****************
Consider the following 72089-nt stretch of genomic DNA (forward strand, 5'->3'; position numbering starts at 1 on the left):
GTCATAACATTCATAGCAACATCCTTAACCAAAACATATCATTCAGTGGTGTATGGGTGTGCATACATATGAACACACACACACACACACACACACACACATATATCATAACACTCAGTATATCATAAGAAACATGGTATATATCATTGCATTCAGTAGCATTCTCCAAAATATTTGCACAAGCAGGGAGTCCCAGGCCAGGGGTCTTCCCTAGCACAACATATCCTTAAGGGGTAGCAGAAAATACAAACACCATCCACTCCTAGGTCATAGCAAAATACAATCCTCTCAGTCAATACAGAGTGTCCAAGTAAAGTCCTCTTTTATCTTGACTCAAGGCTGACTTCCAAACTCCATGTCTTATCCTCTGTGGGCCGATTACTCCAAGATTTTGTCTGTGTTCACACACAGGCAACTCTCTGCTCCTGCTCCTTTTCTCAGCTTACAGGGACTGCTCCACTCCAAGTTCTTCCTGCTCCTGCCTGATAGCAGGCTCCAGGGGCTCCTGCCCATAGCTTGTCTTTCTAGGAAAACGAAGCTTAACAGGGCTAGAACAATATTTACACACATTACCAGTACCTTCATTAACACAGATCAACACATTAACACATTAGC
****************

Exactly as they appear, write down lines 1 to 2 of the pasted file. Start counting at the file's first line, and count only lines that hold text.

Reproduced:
Consider the following 72089-nt stretch of genomic DNA (forward strand, 5'->3'; position numbering starts at 1 on the left):
GTCATAACATTCATAGCAACATCCTTAACCAAAACATATCATTCAGTGGTGTATGGGTGTGCATACATATGAACACACACACACACACACACACACACACATATATCATAACACTCAGTATATCATAAGAAACATGGTATATATCATTGCATTCAGTAGCATTCTCCAAAATATTTGCACAAGCAGGGAGTCCCAGGCCAGGGGTCTTCCCTAGCACAACATATCCTTAAGGGGTAGCAGAAAATACAAACACCATCCACTCCTAGGTCATAGCAAAATACAATCCTCTCAGTCAATACAGAGTGTCCAAGTAAAGTCCTCTTTTATCTTGACTCAAGGCTGACTTCCAAACTCCATGTCTTATCCTCTGTGGGCCGATTACTCCAAGATTTTGTCTGTGTTCACACACAGGCAACTCTCTGCTCCTGCTCCTTTTCTCAGCTTACAGGGACTGCTCCACTCCAAGTTCTTCCTGCTCCTGCCTGATAGCAGGCTCCAGGGGCTCCTGCCCATAGCTTGTCTTTCTAGGAAAACGAAGCTTAACAGGGCTAGAACAATATTTACACACATTACCAGTACCTTCATTAACACAGATCAACACATTAACACATTAGC